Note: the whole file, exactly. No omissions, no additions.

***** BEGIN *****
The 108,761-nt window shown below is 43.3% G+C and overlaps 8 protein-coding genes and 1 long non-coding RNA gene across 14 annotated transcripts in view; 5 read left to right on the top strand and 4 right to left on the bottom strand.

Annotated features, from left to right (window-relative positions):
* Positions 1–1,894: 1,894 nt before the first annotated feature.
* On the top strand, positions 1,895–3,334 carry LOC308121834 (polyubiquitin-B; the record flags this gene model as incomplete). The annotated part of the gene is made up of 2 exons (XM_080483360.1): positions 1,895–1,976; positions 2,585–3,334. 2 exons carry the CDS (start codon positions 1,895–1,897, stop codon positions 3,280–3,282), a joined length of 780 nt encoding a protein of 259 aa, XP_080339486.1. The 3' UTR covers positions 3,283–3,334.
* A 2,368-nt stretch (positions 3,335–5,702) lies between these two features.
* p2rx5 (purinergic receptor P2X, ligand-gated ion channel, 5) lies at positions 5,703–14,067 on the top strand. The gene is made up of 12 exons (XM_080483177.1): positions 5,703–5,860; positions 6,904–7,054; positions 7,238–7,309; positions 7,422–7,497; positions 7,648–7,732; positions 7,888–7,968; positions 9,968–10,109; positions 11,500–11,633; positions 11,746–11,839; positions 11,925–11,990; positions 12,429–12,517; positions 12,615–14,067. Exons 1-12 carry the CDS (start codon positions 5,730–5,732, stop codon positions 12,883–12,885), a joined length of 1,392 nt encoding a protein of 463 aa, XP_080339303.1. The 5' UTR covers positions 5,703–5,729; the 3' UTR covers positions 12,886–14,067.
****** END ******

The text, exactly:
The 108,761-nt window shown below is 43.3% G+C and overlaps 8 protein-coding genes and 1 long non-coding RNA gene across 14 annotated transcripts in view; 5 read left to right on the top strand and 4 right to left on the bottom strand.

Annotated features, from left to right (window-relative positions):
* Positions 1–1,894: 1,894 nt before the first annotated feature.
* On the top strand, positions 1,895–3,334 carry LOC308121834 (polyubiquitin-B; the record flags this gene model as incomplete). The annotated part of the gene is made up of 2 exons (XM_080483360.1): positions 1,895–1,976; positions 2,585–3,334. 2 exons carry the CDS (start codon positions 1,895–1,897, stop codon positions 3,280–3,282), a joined length of 780 nt encoding a protein of 259 aa, XP_080339486.1. The 3' UTR covers positions 3,283–3,334.
* A 2,368-nt stretch (positions 3,335–5,702) lies between these two features.
* p2rx5 (purinergic receptor P2X, ligand-gated ion channel, 5) lies at positions 5,703–14,067 on the top strand. The gene is made up of 12 exons (XM_080483177.1): positions 5,703–5,860; positions 6,904–7,054; positions 7,238–7,309; positions 7,422–7,497; positions 7,648–7,732; positions 7,888–7,968; positions 9,968–10,109; positions 11,500–11,633; positions 11,746–11,839; positions 11,925–11,990; positions 12,429–12,517; positions 12,615–14,067. Exons 1-12 carry the CDS (start codon positions 5,730–5,732, stop codon positions 12,883–12,885), a joined length of 1,392 nt encoding a protein of 463 aa, XP_080339303.1. The 5' UTR covers positions 5,703–5,729; the 3' UTR covers positions 12,886–14,067.